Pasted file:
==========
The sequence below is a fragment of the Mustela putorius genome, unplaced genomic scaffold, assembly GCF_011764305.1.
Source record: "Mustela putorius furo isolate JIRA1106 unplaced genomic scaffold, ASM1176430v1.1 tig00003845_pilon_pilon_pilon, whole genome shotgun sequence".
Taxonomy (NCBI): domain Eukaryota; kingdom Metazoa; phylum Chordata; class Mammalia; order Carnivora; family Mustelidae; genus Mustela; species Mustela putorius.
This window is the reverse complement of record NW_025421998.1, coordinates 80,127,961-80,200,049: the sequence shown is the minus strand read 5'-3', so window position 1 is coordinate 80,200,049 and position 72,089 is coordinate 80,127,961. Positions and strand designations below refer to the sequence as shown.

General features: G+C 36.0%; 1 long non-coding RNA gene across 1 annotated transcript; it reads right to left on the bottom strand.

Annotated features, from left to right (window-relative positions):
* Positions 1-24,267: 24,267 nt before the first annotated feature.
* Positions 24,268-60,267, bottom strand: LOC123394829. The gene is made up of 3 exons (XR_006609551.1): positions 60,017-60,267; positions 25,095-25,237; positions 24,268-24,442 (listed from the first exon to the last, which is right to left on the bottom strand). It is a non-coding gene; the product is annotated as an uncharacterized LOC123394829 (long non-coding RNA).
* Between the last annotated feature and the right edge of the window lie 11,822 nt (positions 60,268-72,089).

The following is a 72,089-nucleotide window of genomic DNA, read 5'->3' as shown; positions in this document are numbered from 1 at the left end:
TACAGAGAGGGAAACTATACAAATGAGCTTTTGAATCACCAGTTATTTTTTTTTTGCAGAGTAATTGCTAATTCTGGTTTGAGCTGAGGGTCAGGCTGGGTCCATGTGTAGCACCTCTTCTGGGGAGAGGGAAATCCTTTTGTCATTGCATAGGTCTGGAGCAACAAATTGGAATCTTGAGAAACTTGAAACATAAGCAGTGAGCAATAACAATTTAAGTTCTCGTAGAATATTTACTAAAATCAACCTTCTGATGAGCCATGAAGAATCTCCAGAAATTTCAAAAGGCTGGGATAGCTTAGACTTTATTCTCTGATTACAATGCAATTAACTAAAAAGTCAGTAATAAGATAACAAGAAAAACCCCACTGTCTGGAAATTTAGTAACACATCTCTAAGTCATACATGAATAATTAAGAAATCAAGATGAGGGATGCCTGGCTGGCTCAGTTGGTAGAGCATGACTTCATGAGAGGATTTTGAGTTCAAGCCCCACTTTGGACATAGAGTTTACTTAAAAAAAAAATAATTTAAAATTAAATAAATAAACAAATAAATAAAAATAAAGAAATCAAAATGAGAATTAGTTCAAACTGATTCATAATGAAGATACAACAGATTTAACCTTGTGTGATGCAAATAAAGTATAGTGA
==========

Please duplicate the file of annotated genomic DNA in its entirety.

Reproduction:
The sequence below is a fragment of the Mustela putorius genome, unplaced genomic scaffold, assembly GCF_011764305.1.
Source record: "Mustela putorius furo isolate JIRA1106 unplaced genomic scaffold, ASM1176430v1.1 tig00003845_pilon_pilon_pilon, whole genome shotgun sequence".
Taxonomy (NCBI): domain Eukaryota; kingdom Metazoa; phylum Chordata; class Mammalia; order Carnivora; family Mustelidae; genus Mustela; species Mustela putorius.
This window is the reverse complement of record NW_025421998.1, coordinates 80,127,961-80,200,049: the sequence shown is the minus strand read 5'-3', so window position 1 is coordinate 80,200,049 and position 72,089 is coordinate 80,127,961. Positions and strand designations below refer to the sequence as shown.

General features: G+C 36.0%; 1 long non-coding RNA gene across 1 annotated transcript; it reads right to left on the bottom strand.

Annotated features, from left to right (window-relative positions):
* Positions 1-24,267: 24,267 nt before the first annotated feature.
* Positions 24,268-60,267, bottom strand: LOC123394829. The gene is made up of 3 exons (XR_006609551.1): positions 60,017-60,267; positions 25,095-25,237; positions 24,268-24,442 (listed from the first exon to the last, which is right to left on the bottom strand). It is a non-coding gene; the product is annotated as an uncharacterized LOC123394829 (long non-coding RNA).
* Between the last annotated feature and the right edge of the window lie 11,822 nt (positions 60,268-72,089).

The following is a 72,089-nucleotide window of genomic DNA, read 5'->3' as shown; positions in this document are numbered from 1 at the left end:
TACAGAGAGGGAAACTATACAAATGAGCTTTTGAATCACCAGTTATTTTTTTTTTGCAGAGTAATTGCTAATTCTGGTTTGAGCTGAGGGTCAGGCTGGGTCCATGTGTAGCACCTCTTCTGGGGAGAGGGAAATCCTTTTGTCATTGCATAGGTCTGGAGCAACAAATTGGAATCTTGAGAAACTTGAAACATAAGCAGTGAGCAATAACAATTTAAGTTCTCGTAGAATATTTACTAAAATCAACCTTCTGATGAGCCATGAAGAATCTCCAGAAATTTCAAAAGGCTGGGATAGCTTAGACTTTATTCTCTGATTACAATGCAATTAACTAAAAAGTCAGTAATAAGATAACAAGAAAAACCCCACTGTCTGGAAATTTAGTAACACATCTCTAAGTCATACATGAATAATTAAGAAATCAAGATGAGGGATGCCTGGCTGGCTCAGTTGGTAGAGCATGACTTCATGAGAGGATTTTGAGTTCAAGCCCCACTTTGGACATAGAGTTTACTTAAAAAAAAAATAATTTAAAATTAAATAAATAAACAAATAAATAAAAATAAAGAAATCAAAATGAGAATTAGTTCAAACTGATTCATAATGAAGATACAACAGATTTAACCTTGTGTGATGCAAATAAAGTATAGTGA